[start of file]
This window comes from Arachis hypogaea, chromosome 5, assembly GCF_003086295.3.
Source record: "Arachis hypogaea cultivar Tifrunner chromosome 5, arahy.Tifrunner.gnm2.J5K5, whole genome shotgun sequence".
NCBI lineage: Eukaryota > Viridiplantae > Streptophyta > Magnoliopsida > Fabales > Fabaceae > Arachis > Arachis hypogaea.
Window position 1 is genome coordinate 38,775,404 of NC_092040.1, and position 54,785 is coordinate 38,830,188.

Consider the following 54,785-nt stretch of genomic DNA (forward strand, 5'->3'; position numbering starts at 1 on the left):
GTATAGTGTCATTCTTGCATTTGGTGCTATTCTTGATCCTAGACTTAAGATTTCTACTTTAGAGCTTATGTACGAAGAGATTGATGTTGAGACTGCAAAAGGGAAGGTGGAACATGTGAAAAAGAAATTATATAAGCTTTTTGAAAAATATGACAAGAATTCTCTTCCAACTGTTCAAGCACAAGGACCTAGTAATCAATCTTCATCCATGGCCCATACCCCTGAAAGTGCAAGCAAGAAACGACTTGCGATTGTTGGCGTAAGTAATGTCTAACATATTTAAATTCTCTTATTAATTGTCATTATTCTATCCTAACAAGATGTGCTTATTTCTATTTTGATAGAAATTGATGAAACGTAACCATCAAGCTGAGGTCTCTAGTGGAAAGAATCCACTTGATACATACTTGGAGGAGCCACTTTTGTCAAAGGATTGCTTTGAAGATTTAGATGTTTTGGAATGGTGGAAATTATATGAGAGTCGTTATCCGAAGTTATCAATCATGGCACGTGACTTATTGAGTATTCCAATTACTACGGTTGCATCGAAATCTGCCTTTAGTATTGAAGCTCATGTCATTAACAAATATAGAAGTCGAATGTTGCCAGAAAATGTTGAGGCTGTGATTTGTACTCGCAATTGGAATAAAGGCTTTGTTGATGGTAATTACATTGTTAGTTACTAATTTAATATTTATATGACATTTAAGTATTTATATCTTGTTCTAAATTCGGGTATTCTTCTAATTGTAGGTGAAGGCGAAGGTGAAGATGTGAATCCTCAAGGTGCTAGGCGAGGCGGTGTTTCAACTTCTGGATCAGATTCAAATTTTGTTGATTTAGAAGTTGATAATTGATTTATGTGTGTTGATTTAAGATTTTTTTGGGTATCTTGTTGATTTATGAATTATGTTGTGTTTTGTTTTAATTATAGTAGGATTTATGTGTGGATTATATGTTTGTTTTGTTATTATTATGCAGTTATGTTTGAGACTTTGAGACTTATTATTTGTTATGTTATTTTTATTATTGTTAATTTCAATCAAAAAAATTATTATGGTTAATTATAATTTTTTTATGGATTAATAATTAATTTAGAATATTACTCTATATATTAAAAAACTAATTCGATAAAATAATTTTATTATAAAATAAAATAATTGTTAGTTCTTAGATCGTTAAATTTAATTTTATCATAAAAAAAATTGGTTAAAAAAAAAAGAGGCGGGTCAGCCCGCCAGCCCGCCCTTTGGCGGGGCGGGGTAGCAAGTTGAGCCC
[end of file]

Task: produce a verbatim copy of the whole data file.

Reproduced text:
This window comes from Arachis hypogaea, chromosome 5, assembly GCF_003086295.3.
Source record: "Arachis hypogaea cultivar Tifrunner chromosome 5, arahy.Tifrunner.gnm2.J5K5, whole genome shotgun sequence".
NCBI lineage: Eukaryota > Viridiplantae > Streptophyta > Magnoliopsida > Fabales > Fabaceae > Arachis > Arachis hypogaea.
Window position 1 is genome coordinate 38,775,404 of NC_092040.1, and position 54,785 is coordinate 38,830,188.

Consider the following 54,785-nt stretch of genomic DNA (forward strand, 5'->3'; position numbering starts at 1 on the left):
GTATAGTGTCATTCTTGCATTTGGTGCTATTCTTGATCCTAGACTTAAGATTTCTACTTTAGAGCTTATGTACGAAGAGATTGATGTTGAGACTGCAAAAGGGAAGGTGGAACATGTGAAAAAGAAATTATATAAGCTTTTTGAAAAATATGACAAGAATTCTCTTCCAACTGTTCAAGCACAAGGACCTAGTAATCAATCTTCATCCATGGCCCATACCCCTGAAAGTGCAAGCAAGAAACGACTTGCGATTGTTGGCGTAAGTAATGTCTAACATATTTAAATTCTCTTATTAATTGTCATTATTCTATCCTAACAAGATGTGCTTATTTCTATTTTGATAGAAATTGATGAAACGTAACCATCAAGCTGAGGTCTCTAGTGGAAAGAATCCACTTGATACATACTTGGAGGAGCCACTTTTGTCAAAGGATTGCTTTGAAGATTTAGATGTTTTGGAATGGTGGAAATTATATGAGAGTCGTTATCCGAAGTTATCAATCATGGCACGTGACTTATTGAGTATTCCAATTACTACGGTTGCATCGAAATCTGCCTTTAGTATTGAAGCTCATGTCATTAACAAATATAGAAGTCGAATGTTGCCAGAAAATGTTGAGGCTGTGATTTGTACTCGCAATTGGAATAAAGGCTTTGTTGATGGTAATTACATTGTTAGTTACTAATTTAATATTTATATGACATTTAAGTATTTATATCTTGTTCTAAATTCGGGTATTCTTCTAATTGTAGGTGAAGGCGAAGGTGAAGATGTGAATCCTCAAGGTGCTAGGCGAGGCGGTGTTTCAACTTCTGGATCAGATTCAAATTTTGTTGATTTAGAAGTTGATAATTGATTTATGTGTGTTGATTTAAGATTTTTTTGGGTATCTTGTTGATTTATGAATTATGTTGTGTTTTGTTTTAATTATAGTAGGATTTATGTGTGGATTATATGTTTGTTTTGTTATTATTATGCAGTTATGTTTGAGACTTTGAGACTTATTATTTGTTATGTTATTTTTATTATTGTTAATTTCAATCAAAAAAATTATTATGGTTAATTATAATTTTTTTATGGATTAATAATTAATTTAGAATATTACTCTATATATTAAAAAACTAATTCGATAAAATAATTTTATTATAAAATAAAATAATTGTTAGTTCTTAGATCGTTAAATTTAATTTTATCATAAAAAAAATTGGTTAAAAAAAAAAGAGGCGGGTCAGCCCGCCAGCCCGCCCTTTGGCGGGGCGGGGTAGCAAGTTGAGCCC